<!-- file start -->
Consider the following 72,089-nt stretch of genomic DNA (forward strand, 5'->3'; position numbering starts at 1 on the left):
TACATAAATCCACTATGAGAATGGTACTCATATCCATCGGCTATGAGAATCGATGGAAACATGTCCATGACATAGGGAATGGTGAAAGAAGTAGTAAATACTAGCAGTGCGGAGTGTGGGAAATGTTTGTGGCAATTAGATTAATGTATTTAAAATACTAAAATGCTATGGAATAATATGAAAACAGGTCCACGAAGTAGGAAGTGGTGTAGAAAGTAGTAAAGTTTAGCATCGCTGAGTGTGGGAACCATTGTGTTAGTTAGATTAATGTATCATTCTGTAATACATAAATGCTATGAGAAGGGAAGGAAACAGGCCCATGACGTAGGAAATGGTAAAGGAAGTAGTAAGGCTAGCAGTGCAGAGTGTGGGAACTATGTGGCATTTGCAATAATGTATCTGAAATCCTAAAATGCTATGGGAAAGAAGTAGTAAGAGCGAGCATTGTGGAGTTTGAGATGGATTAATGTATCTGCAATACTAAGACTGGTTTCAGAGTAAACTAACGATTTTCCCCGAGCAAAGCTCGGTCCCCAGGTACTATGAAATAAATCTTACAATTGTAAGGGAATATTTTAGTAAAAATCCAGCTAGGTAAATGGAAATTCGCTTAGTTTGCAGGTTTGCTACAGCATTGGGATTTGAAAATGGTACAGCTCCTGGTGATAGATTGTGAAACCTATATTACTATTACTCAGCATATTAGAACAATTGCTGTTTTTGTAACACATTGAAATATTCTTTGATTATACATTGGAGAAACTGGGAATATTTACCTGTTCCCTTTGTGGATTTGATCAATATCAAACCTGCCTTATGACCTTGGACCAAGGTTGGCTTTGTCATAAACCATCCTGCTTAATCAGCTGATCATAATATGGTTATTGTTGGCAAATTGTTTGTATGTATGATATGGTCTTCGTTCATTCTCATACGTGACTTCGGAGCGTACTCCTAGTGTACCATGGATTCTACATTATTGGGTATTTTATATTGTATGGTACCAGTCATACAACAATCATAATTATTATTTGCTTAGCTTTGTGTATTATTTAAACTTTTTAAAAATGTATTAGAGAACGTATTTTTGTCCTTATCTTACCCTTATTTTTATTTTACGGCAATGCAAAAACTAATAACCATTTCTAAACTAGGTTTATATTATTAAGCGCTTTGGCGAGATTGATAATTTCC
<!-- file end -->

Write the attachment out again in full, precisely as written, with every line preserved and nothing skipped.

Consider the following 72,089-nt stretch of genomic DNA (forward strand, 5'->3'; position numbering starts at 1 on the left):
TACATAAATCCACTATGAGAATGGTACTCATATCCATCGGCTATGAGAATCGATGGAAACATGTCCATGACATAGGGAATGGTGAAAGAAGTAGTAAATACTAGCAGTGCGGAGTGTGGGAAATGTTTGTGGCAATTAGATTAATGTATTTAAAATACTAAAATGCTATGGAATAATATGAAAACAGGTCCACGAAGTAGGAAGTGGTGTAGAAAGTAGTAAAGTTTAGCATCGCTGAGTGTGGGAACCATTGTGTTAGTTAGATTAATGTATCATTCTGTAATACATAAATGCTATGAGAAGGGAAGGAAACAGGCCCATGACGTAGGAAATGGTAAAGGAAGTAGTAAGGCTAGCAGTGCAGAGTGTGGGAACTATGTGGCATTTGCAATAATGTATCTGAAATCCTAAAATGCTATGGGAAAGAAGTAGTAAGAGCGAGCATTGTGGAGTTTGAGATGGATTAATGTATCTGCAATACTAAGACTGGTTTCAGAGTAAACTAACGATTTTCCCCGAGCAAAGCTCGGTCCCCAGGTACTATGAAATAAATCTTACAATTGTAAGGGAATATTTTAGTAAAAATCCAGCTAGGTAAATGGAAATTCGCTTAGTTTGCAGGTTTGCTACAGCATTGGGATTTGAAAATGGTACAGCTCCTGGTGATAGATTGTGAAACCTATATTACTATTACTCAGCATATTAGAACAATTGCTGTTTTTGTAACACATTGAAATATTCTTTGATTATACATTGGAGAAACTGGGAATATTTACCTGTTCCCTTTGTGGATTTGATCAATATCAAACCTGCCTTATGACCTTGGACCAAGGTTGGCTTTGTCATAAACCATCCTGCTTAATCAGCTGATCATAATATGGTTATTGTTGGCAAATTGTTTGTATGTATGATATGGTCTTCGTTCATTCTCATACGTGACTTCGGAGCGTACTCCTAGTGTACCATGGATTCTACATTATTGGGTATTTTATATTGTATGGTACCAGTCATACAACAATCATAATTATTATTTGCTTAGCTTTGTGTATTATTTAAACTTTTTAAAAATGTATTAGAGAACGTATTTTTGTCCTTATCTTACCCTTATTTTTATTTTACGGCAATGCAAAAACTAATAACCATTTCTAAACTAGGTTTATATTATTAAGCGCTTTGGCGAGATTGATAATTTCC